The United States Marine Corps in the Civil War: The Second Year

By Gardner, Donald R. | Naval War College Review, Winter 2000 | Go to article overview

The United States Marine Corps in the Civil War: The Second Year


Gardner, Donald R., Naval War College Review


Sullivan, David M. The United States Marine Corps in the Civil War: The Second Year. Shippensburg, Penna.: White Mane, 1997. 373pp. $40

This is the second volume (the first was also published in 1997) of David Sullivan's authoritative series on the U.S. Marines during the Civil War. No one has written more on the role of the Marines in this war than Sullivan. He has distinguished himself with solid research, and he vividly brings these Marines to life. There are excellent accounts of the Marines with the North Atlantic Squadron during 1862, including in the muzzle-tomuzzle duel between CSS Virginia and USS Monitor. Lieutenant Charles Heywood (later to be the colonel-commandant) and his Marines won highest praise during this engagement. A number of Confederate marines who manned the guns of Virginia are also cited for zeal and courage. During the same year, Corporal John F Mackie of USS Galena became the first Marine to receive the Medal of Honor. This account alone makes the book worthwhile for members of the naval service. One could only wish that the publisher, White Mane, had done a better job with his rare collection of photographs.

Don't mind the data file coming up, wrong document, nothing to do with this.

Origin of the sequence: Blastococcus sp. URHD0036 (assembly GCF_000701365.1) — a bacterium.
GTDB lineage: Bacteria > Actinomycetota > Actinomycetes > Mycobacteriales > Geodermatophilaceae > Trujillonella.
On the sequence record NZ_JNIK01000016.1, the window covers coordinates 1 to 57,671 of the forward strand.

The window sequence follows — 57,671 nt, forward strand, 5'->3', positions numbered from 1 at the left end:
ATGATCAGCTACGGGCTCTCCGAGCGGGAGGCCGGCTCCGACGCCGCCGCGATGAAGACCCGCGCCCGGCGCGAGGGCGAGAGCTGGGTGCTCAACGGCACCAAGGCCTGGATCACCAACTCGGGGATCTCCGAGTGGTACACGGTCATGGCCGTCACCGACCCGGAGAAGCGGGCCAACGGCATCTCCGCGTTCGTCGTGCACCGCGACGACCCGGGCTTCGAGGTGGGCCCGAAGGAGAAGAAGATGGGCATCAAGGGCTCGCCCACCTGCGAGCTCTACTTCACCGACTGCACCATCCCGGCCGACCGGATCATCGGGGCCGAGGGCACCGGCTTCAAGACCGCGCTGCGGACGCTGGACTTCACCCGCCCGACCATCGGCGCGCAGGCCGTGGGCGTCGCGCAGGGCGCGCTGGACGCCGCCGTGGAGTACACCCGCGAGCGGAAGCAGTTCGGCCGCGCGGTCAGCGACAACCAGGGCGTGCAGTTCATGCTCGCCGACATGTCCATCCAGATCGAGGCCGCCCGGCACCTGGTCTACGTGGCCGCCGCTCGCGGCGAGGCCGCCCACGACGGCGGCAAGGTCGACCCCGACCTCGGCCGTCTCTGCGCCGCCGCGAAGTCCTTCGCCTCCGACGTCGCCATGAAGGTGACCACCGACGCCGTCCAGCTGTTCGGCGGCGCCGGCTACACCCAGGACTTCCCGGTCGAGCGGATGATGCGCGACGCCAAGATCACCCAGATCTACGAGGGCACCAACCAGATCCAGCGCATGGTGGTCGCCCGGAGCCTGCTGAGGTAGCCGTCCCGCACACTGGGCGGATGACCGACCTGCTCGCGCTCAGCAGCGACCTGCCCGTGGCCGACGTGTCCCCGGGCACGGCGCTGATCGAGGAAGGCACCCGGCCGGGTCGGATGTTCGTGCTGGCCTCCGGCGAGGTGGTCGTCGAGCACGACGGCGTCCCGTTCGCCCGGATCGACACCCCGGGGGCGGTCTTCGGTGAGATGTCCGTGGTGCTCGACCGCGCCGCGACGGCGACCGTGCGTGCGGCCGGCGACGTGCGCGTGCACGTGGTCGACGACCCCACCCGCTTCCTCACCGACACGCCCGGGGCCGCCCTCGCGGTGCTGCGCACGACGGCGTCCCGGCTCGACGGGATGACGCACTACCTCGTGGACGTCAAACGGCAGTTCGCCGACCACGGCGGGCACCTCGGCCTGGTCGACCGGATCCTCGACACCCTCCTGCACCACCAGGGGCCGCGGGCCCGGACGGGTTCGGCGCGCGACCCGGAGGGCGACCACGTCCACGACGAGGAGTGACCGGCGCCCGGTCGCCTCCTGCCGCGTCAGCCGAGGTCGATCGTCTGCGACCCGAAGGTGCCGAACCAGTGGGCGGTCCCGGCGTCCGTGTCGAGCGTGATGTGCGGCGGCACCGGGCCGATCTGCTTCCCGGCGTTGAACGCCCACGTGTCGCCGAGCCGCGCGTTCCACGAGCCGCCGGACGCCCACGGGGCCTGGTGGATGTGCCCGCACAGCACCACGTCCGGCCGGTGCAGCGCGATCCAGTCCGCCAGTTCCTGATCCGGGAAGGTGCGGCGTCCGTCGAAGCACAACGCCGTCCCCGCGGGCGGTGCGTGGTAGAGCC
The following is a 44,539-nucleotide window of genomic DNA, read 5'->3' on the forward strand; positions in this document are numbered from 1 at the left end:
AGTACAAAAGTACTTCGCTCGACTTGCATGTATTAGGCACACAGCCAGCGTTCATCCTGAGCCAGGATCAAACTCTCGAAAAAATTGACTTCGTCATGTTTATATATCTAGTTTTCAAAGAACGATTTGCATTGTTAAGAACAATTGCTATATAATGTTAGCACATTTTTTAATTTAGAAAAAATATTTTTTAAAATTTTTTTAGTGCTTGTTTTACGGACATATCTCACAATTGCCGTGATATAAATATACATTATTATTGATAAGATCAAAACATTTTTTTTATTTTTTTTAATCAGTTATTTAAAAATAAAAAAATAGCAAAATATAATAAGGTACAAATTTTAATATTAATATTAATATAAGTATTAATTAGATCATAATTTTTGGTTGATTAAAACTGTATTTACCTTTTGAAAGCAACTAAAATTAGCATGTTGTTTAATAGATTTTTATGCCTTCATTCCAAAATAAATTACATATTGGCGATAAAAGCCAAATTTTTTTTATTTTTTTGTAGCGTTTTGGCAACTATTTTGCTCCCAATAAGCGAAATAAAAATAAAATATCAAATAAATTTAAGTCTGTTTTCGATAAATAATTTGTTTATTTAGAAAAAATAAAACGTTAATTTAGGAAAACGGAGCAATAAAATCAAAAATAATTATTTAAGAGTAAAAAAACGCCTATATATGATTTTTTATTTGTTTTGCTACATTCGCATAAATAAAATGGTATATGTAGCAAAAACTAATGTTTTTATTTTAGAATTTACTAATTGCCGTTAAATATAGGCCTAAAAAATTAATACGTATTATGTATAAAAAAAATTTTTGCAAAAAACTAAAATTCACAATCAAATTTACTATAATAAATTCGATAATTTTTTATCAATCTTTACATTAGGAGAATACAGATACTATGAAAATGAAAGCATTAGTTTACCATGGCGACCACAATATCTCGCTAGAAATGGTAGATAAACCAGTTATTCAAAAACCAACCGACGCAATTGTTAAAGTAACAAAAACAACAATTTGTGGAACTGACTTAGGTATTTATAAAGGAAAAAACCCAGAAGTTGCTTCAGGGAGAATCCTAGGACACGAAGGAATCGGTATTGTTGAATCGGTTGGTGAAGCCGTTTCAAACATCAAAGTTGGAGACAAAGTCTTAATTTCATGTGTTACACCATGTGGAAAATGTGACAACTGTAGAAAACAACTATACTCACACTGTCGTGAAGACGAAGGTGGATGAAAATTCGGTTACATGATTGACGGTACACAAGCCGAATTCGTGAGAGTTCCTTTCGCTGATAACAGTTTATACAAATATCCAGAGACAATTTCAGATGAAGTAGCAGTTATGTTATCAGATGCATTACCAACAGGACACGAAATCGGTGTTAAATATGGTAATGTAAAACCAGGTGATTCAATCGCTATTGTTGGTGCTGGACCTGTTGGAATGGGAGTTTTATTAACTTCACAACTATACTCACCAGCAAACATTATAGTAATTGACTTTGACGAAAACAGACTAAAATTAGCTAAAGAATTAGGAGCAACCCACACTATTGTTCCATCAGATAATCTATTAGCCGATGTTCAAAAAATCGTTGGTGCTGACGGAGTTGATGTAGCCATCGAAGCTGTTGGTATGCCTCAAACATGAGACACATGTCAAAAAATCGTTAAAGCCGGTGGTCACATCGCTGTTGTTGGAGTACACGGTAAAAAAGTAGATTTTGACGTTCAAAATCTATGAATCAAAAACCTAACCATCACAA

Sullivan offers an exciting narrative of events: the court-martial of Lieutenant Colonel John G. Reynolds, Marines fighting on the lower Mississippi, and the problems of wartime expansion of the Corps. It was also in the summer of 1862 that the U.S. Senate debated legislation limiting Marine Corps commissions to graduates of the U.S. Naval Academy. This debate, centered on proportional representation by states, was very contentious. Ultimately the bill failed, but it produced excellent discussions on providing for a professionally educated officer corps. This idea thus took root with Congress; it would be 1882 before it was realized.

Enlisted Marines came from farms, towns, and cities. Many were immigrants, newly arrived in the northeastern United States and eager to enlist. They joined for a variety of reasons: patriotism, adventure, prize money, or simply to avoid the line regiments of the Army. The chapter entitled "Barracks and Hammocks" describes life in the different Marine barracks in Brooklyn, Boston, Philadelphia, Portsmouth (New Hampshire), Washington, as well as various seagoing detachments. …

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